Hotel Mumbai, the thriller recounting the siege of the Taj Hotel by terrorists in 2008, offers a dramatic story as well as a foreign policy lesson. The film opens with a scene of young men at sea on a rubber raft, heading to shore. A disembodied voice gives them instructions for their mission, in Punjabi, transmitted through headsets. Once on land, they begin their terror. For two hours, Hotel Mumbai — now showing nationally in the United States — conveys the shock, horror, and heartbreak of their chilling three-day massacre across Mumbai, which left more than 160 people dead. They fire indiscriminately into crowds, execute others at point-blank range, and hold innocent people hostage. Through the stories of the hotel staff who rescue guests from the attack, the film portrays the humanity of heroism. But it also delivers a message: More than a decade on, justice for this brazen attack remains denied. The terrorist group responsible has remained at large in Pakistan. At a time when Pakistan-based terrorism has once again escalated tensions between India and Pakistan, this message could not be more timely.
Hotel Mumbai is not a documentary, but its narration of real-life events hews closely to documented facts. The director, Anthony Maras, drew inspiration from an Australian documentary, Surviving Mumbai, that featured interviews with survivors of the three-day onslaught that began on November 26, 2008. Maras and his team carried out additional interviews with survivors, and consulted the trial transcript of Muhammad Ajmal Kasab, the sole surviving terrorist from the attack. (Kasab stood trial in India, was convicted, and later executed, for his crimes.) Those trial documents included transcripts of satellite calls between the terrorists — the young men who reached Mumbai by raft — and their handlers, calls intercepted by the Indian government. The film’s dialogue between the terrorists and the step-by-step directives of their telephonic masters has a chilling quality as a result.
For nearly the entire film, the terrorists are depicted by their first names, without any other background explanation. Only in the credits does the audience learn that the men who came by sea were members of a known terrorist organization, the Lashkar-e-Taiba. That group, founded and headquartered in Pakistan, has been active in the region — with a primary focus on India — since the 1990s. Following the September 11, 2001 attacks, it was placed on the U.N. Security Council’s list of terrorist groups with linkages to Al-Qaeda and the Taliban. In December 2001 the United States designated it a terrorist organization and Pakistan nominally banned the group in January 2002. In mid-2008, the United States added Hafiz Saeed, founder of the Lashkar-e-Taiba, to terrorism lists as a “Specially Designated Global Terrorist.” The U.N. similarly added his name to sanctions lists. By 2012, the United States sought specific “information that brings [him] to justice,” and issued a “Rewards for Justice” offer of $10 million.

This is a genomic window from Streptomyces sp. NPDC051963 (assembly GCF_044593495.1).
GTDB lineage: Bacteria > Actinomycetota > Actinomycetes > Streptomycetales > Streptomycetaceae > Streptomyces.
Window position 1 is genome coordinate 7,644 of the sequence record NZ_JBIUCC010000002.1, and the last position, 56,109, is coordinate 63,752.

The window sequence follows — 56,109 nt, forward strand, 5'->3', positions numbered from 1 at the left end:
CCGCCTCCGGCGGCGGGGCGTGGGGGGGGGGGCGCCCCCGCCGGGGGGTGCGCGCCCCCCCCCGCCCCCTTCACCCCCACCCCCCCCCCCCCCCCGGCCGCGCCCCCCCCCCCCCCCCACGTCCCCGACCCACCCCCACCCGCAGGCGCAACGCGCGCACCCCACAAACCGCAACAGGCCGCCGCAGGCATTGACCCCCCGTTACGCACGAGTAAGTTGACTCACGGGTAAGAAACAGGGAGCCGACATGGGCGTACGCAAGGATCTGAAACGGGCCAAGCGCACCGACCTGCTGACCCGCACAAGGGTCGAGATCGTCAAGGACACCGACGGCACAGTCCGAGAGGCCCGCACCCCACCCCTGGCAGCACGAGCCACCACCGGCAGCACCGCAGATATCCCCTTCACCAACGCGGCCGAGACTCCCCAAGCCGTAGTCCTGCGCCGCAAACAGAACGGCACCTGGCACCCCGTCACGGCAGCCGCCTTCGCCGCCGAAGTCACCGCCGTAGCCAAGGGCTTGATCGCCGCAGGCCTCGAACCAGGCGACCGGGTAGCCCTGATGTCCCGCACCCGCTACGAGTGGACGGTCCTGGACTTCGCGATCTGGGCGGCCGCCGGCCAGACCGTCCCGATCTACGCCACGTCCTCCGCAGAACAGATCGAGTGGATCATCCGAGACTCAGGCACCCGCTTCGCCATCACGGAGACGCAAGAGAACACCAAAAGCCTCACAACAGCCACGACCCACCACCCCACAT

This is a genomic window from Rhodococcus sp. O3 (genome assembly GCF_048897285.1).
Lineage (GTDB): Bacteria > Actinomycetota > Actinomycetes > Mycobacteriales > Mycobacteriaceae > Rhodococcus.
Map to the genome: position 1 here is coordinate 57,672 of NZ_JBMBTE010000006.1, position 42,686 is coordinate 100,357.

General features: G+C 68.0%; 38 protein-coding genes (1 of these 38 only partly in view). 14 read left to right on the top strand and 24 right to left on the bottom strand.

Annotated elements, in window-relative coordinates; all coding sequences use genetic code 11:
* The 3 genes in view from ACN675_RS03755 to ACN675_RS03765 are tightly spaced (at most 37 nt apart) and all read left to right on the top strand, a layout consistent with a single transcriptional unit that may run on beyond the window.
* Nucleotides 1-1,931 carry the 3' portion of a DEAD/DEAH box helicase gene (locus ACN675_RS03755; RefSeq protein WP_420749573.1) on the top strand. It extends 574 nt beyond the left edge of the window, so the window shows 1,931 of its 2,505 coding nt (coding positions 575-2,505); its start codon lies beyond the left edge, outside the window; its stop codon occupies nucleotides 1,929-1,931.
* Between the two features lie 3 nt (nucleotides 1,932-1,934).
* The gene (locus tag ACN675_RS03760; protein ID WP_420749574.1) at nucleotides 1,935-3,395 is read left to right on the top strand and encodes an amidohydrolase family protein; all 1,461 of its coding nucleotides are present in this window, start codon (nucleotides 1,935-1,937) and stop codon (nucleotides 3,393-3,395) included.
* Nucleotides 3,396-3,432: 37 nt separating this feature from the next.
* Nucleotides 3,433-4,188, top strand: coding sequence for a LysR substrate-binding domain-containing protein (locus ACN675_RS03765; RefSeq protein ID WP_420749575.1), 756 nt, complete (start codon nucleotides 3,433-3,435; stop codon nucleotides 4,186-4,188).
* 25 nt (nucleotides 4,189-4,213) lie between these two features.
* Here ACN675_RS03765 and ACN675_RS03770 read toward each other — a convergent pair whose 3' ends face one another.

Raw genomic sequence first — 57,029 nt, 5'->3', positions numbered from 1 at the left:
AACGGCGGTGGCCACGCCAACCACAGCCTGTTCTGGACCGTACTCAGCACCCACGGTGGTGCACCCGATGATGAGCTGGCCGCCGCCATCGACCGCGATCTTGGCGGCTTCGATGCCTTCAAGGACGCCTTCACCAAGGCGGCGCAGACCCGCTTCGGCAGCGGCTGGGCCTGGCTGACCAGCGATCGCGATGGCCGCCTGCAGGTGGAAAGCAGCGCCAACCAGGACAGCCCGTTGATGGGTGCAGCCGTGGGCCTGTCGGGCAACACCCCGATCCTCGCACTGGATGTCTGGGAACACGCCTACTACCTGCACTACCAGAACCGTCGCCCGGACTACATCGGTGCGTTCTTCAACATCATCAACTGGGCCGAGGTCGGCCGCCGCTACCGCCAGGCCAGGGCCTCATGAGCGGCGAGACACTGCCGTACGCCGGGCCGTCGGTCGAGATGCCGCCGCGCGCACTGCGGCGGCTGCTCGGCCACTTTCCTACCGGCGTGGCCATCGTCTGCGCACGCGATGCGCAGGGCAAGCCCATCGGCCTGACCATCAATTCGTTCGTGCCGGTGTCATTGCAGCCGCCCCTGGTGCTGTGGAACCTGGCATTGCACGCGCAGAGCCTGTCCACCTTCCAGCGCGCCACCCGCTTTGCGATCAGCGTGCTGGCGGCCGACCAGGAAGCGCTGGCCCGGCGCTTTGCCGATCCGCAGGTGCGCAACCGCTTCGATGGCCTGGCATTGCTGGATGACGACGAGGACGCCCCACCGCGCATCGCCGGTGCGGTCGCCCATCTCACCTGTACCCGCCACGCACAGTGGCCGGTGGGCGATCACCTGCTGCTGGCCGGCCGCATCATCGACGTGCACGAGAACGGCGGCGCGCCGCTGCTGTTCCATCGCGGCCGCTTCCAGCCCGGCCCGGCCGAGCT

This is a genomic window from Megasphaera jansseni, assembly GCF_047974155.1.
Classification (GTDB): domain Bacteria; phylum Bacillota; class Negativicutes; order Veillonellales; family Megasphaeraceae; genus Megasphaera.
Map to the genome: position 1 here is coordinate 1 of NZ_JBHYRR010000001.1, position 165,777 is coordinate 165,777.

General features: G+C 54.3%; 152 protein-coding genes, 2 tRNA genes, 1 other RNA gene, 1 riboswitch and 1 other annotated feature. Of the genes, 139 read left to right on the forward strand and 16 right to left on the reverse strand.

The sanctions and the reward offer have had no significant effect. Saeed has been in and out of house arrest over the past decade, though in recent years he has felt little pressure to play things low-key. He has appeared regularly in public, leading large rallies covered by the press, and in last summer’s national elections in Pakistan, his group attempted to register a political party. When Pakistan’s election commission rejected that effort, he then campaigned publicly for another party’s platform. Videos of his fiery public speeches are readily available online.
And that’s just Saeed. Seven members of the Lashkar-e-Taiba have been under trial in Pakistan since 2009 for their roles in planning and executing the Mumbai attacks. The alleged mastermind, Zaki ur-Rehman Lakhvi, was released on bail in 2015. A news report last year suggested that he was seen collecting funds for the organization from wheat farmers. Six others remain detained with no progress in their trials.
In other words, the terrorist organization responsible for the Mumbai attacks was known, and under international sanction, well before the attacks. And after the attacks, despite further sanctions, the same group has continued seemingly unfettered. After the February 14 suicide attack in Indian Kashmir perpetrated by another Pakistan-based terrorist group, the Pakistani government has again renewed its “crackdown” on designated terrorists, including reports that the Lashkar-e-Taiba is among those targeted. But if past serves as any guide, the crackdown will quietly end before too long.
Hotel Mumbai brings this story — common knowledge in India, but little known in the United States — to vivid life, and makes it hard to forget the chaos and suffering the Lashkar-e-Taiba inflicted on Mumbai. In the attacks of 2008, 166 people died, including six Americans. As long as Pakistan fails to adequately tackle these terrorist groups, a horror like this could happen again. Hotel Mumbai provides a potent reminder of their danger, one that U.S. foreign policy cannot afford to forget.
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